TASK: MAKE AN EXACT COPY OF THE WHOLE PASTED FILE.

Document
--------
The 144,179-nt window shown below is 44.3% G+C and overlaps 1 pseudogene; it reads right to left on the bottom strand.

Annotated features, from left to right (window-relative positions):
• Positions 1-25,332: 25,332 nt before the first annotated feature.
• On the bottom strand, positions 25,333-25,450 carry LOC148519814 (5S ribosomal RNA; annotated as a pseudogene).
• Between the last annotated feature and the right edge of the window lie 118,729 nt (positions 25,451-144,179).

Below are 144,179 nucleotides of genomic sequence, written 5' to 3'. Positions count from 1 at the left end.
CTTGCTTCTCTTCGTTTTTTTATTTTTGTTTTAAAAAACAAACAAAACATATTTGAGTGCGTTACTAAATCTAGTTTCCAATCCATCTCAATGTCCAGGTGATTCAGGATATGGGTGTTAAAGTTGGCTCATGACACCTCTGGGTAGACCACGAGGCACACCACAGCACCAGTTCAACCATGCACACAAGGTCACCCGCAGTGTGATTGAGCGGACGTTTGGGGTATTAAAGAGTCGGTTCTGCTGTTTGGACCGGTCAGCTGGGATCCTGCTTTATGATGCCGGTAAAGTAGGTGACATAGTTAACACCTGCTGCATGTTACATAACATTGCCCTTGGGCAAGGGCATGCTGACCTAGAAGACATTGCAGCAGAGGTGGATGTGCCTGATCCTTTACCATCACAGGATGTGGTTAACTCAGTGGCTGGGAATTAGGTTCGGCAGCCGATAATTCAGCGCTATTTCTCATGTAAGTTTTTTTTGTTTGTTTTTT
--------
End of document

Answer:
The 144,179-nt window shown below is 44.3% G+C and overlaps 1 pseudogene; it reads right to left on the bottom strand.

Annotated features, from left to right (window-relative positions):
• Positions 1-25,332: 25,332 nt before the first annotated feature.
• On the bottom strand, positions 25,333-25,450 carry LOC148519814 (5S ribosomal RNA; annotated as a pseudogene).
• Between the last annotated feature and the right edge of the window lie 118,729 nt (positions 25,451-144,179).

Below are 144,179 nucleotides of genomic sequence, written 5' to 3'. Positions count from 1 at the left end.
CTTGCTTCTCTTCGTTTTTTTATTTTTGTTTTAAAAAACAAACAAAACATATTTGAGTGCGTTACTAAATCTAGTTTCCAATCCATCTCAATGTCCAGGTGATTCAGGATATGGGTGTTAAAGTTGGCTCATGACACCTCTGGGTAGACCACGAGGCACACCACAGCACCAGTTCAACCATGCACACAAGGTCACCCGCAGTGTGATTGAGCGGACGTTTGGGGTATTAAAGAGTCGGTTCTGCTGTTTGGACCGGTCAGCTGGGATCCTGCTTTATGATGCCGGTAAAGTAGGTGACATAGTTAACACCTGCTGCATGTTACATAACATTGCCCTTGGGCAAGGGCATGCTGACCTAGAAGACATTGCAGCAGAGGTGGATGTGCCTGATCCTTTACCATCACAGGATGTGGTTAACTCAGTGGCTGGGAATTAGGTTCGGCAGCCGATAATTCAGCGCTATTTCTCATGTAAGTTTTTTTTGTTTGTTTTTT